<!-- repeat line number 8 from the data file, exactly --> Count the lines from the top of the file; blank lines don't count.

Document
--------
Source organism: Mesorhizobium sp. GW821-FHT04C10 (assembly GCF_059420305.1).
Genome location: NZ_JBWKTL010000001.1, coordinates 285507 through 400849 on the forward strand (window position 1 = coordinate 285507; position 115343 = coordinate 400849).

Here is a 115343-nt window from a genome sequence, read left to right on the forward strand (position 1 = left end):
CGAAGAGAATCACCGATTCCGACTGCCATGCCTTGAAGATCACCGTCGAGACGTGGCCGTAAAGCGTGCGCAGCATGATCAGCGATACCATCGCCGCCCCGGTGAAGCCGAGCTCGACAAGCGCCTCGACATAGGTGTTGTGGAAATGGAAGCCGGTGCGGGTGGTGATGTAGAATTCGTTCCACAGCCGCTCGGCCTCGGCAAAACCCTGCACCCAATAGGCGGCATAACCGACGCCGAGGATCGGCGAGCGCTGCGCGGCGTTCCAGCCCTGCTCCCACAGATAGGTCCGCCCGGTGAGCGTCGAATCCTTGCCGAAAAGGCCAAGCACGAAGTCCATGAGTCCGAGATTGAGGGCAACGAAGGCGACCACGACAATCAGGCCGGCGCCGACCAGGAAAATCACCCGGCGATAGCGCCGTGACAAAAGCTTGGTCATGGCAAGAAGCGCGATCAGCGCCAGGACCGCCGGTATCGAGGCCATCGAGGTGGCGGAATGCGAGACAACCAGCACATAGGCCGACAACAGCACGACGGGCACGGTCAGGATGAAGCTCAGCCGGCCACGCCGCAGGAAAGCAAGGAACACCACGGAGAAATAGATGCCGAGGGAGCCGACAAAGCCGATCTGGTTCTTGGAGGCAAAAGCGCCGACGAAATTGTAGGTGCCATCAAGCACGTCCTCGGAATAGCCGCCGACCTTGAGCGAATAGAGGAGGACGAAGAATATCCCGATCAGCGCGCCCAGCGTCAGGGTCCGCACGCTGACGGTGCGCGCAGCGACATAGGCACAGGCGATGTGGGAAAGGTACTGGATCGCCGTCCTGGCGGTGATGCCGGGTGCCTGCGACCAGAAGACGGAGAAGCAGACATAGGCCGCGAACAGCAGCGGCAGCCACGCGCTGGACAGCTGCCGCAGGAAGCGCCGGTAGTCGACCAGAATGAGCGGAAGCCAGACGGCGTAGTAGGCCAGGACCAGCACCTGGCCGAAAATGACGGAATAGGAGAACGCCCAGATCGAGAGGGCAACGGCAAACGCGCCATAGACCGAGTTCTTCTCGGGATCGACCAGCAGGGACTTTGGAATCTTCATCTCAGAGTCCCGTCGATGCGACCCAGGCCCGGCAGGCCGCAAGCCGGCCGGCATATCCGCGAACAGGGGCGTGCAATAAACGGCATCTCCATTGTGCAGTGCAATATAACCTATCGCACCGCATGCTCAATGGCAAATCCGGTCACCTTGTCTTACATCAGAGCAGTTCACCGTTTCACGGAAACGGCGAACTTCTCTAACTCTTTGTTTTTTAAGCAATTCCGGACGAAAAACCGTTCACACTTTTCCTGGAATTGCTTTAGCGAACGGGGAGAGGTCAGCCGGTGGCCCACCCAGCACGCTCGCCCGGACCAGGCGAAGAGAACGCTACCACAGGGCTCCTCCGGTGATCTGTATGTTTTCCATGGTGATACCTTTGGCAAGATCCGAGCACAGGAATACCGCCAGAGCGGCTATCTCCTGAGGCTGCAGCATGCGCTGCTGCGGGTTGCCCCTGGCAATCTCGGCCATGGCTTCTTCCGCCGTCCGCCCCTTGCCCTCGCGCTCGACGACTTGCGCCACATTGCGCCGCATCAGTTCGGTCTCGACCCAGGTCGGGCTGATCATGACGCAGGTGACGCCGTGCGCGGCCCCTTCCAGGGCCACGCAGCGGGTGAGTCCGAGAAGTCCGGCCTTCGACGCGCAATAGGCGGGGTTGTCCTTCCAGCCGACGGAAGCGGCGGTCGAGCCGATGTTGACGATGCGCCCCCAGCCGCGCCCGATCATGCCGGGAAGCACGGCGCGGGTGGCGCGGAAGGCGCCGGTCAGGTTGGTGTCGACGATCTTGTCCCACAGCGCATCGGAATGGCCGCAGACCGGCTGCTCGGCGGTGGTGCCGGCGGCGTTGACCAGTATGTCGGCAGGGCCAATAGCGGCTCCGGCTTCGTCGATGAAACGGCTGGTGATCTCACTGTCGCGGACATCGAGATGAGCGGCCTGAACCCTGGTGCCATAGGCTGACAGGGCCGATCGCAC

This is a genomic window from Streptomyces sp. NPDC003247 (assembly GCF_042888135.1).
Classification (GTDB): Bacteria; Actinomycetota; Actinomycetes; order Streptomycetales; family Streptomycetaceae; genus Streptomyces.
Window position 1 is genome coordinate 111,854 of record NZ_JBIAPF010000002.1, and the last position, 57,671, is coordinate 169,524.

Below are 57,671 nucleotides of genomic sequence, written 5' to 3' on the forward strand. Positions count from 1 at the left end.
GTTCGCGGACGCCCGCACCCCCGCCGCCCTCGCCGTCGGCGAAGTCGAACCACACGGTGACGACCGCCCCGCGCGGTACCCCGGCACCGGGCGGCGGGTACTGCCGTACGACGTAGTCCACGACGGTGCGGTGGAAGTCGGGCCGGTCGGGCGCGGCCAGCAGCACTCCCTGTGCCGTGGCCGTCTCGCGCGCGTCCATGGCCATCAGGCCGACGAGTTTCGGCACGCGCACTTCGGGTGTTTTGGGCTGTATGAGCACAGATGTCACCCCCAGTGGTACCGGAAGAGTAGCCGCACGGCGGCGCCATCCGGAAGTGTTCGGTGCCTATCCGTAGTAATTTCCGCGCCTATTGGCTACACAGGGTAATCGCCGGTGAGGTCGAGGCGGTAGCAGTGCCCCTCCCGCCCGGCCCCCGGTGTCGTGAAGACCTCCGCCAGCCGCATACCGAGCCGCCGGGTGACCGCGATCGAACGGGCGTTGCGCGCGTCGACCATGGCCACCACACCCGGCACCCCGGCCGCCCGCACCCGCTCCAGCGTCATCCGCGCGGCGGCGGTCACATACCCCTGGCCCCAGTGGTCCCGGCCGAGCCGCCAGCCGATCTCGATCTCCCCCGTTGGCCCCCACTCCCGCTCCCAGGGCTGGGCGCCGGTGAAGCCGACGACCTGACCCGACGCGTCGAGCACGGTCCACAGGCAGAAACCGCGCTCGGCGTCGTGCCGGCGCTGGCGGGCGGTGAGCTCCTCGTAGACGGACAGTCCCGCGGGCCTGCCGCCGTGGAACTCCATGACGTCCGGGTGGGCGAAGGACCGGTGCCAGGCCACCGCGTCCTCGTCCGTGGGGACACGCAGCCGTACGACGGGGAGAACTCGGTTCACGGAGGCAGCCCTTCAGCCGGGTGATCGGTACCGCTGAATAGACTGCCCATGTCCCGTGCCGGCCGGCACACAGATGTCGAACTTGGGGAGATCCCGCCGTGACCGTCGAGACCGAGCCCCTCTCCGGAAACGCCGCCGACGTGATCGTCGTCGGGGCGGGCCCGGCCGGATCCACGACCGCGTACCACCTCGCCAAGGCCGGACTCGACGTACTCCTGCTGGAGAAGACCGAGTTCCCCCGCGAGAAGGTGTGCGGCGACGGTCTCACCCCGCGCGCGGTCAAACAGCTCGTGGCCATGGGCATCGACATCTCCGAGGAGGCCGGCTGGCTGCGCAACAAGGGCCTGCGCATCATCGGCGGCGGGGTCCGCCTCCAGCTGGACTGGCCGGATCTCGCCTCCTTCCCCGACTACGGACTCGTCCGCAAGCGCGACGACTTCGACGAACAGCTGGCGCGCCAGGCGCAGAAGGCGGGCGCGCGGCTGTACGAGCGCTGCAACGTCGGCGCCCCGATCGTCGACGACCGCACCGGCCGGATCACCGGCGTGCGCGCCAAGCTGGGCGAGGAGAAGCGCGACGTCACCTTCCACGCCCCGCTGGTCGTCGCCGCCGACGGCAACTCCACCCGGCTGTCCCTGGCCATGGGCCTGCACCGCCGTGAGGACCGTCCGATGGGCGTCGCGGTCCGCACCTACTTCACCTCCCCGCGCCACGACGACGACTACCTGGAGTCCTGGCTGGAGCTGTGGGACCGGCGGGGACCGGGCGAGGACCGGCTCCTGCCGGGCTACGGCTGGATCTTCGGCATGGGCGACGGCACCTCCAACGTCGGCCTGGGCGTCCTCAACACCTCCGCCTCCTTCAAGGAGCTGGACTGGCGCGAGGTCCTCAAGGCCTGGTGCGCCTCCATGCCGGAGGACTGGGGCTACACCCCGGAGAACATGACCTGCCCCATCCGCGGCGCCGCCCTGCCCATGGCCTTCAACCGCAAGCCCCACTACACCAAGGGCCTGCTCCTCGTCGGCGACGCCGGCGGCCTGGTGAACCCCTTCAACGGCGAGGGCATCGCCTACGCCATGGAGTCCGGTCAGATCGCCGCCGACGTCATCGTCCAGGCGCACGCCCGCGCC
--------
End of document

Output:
Below are 57,671 nucleotides of genomic sequence, written 5' to 3' on the forward strand. Positions count from 1 at the left end.